When trying to prove that atheism is fruitful, atheists appeal to the “atheistic” country of Sweden for support. (Obviously, they can’t invoke the militant atheistic communist nations!) That’s why I was delighted to meet an engaging Swedish woman at a hostel in Krakow, Poland, who I assaulted with a series of questions.
She quickly dismissed that assertion that Sweden was atheistic, affirming that most Swedes believe in God even though they aren’t church-goers. Nevertheless, she acknowledged that the Christian faith was continuing to shrink away from the Swedish public arena. Even though not a Christian, she acknowledged that the public disappearance of the faith was associated with the growth of social ills:
- The youth have been taught to think that they are #1 and that they can do all things. Consequently, they can’t deal with setbacks.
She explained that their unrealistically high expectations have not prepared them for failure. Besides, failure undermines the very foundation of their self-concept and therefore, it is too painful to endure. It boldly tells them that they are not superior.
This made me think that Sweden was not very much different from the rest of the West, although it might have played a pioneering role. But why do we find this tendency so prevalent in the West?
It seems that when a culture minimizes God, a vacuum is created – a vacuum that needs to be filled. If the West can no longer rely on God, what then can it rely on if not the self! If God is no longer the answer to our hopes, then we are forced to pick up the reigns. Our dreams and hopes must now be fulfilled by us.
While this “captain of my ship” orientation is greatly esteemed, the costs are seldom considered. Yes, there are costs! My Swedish friend noted a few of them – alienation, loneliness, and the breakdown of community.
However, at first glance, there seems to be no causal link between these social ills and believing in oneself. It would seem that self-trust and self-esteem might even provide some extra confidence in navigating the threatening waters of social interaction, but this might not be the case. A study performed in the U.S. about 18 years ago found that only 10% admitted that they lacked a friend to whom they could share their innermost concerns. When the survey was repeated 15 years later, that percentage had climbed to 25%, despite higher reported levels of self-esteem.
What can account for such a troubling upturn? Self-esteem costs! When we attempt to fill the God-vacuum, we have to deny and suppress disturbing truths about ourselves. These truths clearly tell us we are not gods and can’t trust in ourselves. Instead, we fight an ongoing battle against our perceptions in order to believe the unbelievable about ourselves. It becomes too painful to acknowledge that we have weaknesses and failings that we have not been able to overcome. Consequently, we suppress the painful and accentuate those things that bring us psychological comfort.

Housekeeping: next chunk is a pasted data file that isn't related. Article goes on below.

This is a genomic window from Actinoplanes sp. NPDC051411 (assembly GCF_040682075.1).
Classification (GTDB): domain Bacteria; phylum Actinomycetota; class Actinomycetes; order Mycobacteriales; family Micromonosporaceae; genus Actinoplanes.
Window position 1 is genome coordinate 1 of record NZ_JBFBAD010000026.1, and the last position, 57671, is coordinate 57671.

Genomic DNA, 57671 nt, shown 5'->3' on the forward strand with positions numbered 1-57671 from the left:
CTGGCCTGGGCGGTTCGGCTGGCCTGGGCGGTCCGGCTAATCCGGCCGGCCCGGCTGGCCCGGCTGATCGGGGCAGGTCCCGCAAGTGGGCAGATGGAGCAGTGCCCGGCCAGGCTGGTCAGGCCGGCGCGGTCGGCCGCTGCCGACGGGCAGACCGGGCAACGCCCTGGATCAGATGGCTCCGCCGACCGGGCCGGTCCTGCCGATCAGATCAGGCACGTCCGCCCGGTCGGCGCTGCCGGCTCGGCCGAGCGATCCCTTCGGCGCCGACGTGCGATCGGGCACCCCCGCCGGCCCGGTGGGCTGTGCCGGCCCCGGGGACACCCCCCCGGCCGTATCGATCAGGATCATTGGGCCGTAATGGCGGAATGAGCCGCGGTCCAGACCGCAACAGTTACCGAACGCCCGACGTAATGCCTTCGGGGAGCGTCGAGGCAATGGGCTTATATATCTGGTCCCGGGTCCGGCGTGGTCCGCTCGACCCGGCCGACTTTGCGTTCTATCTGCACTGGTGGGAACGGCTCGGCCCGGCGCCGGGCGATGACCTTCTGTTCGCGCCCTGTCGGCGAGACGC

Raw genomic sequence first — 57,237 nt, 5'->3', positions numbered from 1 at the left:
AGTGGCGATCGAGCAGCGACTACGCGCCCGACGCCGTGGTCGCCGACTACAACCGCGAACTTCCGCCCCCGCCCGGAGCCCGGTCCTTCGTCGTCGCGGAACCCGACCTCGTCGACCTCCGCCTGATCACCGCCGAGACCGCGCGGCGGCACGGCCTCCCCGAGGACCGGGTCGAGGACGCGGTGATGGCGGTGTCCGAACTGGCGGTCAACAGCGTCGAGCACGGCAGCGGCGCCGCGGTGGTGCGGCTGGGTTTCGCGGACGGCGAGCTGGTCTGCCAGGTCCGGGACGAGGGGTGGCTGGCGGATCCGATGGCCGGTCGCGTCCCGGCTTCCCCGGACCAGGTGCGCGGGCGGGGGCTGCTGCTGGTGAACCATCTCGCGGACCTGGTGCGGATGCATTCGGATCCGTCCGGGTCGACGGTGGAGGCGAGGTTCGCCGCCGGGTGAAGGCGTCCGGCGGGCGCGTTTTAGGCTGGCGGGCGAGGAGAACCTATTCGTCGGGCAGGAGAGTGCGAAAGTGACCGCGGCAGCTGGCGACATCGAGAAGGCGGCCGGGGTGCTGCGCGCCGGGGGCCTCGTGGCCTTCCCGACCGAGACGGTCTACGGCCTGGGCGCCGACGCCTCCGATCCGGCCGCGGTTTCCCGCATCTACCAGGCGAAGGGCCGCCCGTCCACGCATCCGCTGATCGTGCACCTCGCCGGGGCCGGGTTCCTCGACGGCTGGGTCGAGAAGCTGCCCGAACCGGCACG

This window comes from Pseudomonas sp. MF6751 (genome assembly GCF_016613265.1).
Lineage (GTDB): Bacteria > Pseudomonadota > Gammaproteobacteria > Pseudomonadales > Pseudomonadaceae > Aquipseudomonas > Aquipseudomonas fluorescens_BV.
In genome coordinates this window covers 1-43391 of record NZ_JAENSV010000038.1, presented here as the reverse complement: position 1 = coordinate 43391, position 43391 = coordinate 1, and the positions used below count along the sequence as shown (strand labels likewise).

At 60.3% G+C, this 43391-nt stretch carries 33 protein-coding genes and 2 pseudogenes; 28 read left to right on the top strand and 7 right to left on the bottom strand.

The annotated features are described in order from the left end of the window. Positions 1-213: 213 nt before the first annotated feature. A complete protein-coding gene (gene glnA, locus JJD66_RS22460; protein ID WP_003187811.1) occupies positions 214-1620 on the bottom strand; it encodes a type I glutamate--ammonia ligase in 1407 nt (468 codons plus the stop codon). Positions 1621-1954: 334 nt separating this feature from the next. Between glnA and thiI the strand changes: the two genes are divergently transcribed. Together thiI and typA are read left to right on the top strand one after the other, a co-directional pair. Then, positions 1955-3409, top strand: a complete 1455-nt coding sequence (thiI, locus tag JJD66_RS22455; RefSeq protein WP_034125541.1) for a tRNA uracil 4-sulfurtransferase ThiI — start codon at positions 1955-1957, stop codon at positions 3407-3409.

This is not guesswork. Many surveys have demonstrated that the mentally “healthy” live lives of self-delusion. For instance, in one study, the subjects were asked to rate themselves according to numerous characteristics. Then others who knew the subject well rated him. The subject’s rating was almost always higher than those who knew him best.
How would a heightened self-image affect relationships and alienation? Here are several thoughts:
- If we are in a constant battle to define our artificially high self-image, we might feel threatened by how others would regard us and isolate ourselves. Defensiveness interferes with relationship formation.
- It is hard to relate to someone who doesn’t share the same reality, namely, our self-image. This would produce dissonance and consequently, social isolation. Just think of the problems trying to relate to someone who thinks that they are the next Einstein.
- When someone is engaged in trying to heighten their self-esteem, we will either feel coerced into helping them or we will also feel the need to prove ourselves in face of such arrogance.
- If we feel superior to others, we will not value them sufficiently.
- In contrast, humility is self-accepting and non-coercive. It esteems the other. It also allows our associate to lay down his guard and to be himself.
It is hard to play God. It also seems to be costly. We are not equipped to play God but rather to be the beneficiary of His mercy. Therefore, Jesus warned:
- “For all those who exalt themselves will be humbled, and those who humble themselves will be exalted.” (Luke 18:14)
Consequently, to reject God is to reject ourselves and the hope of real attachments and community.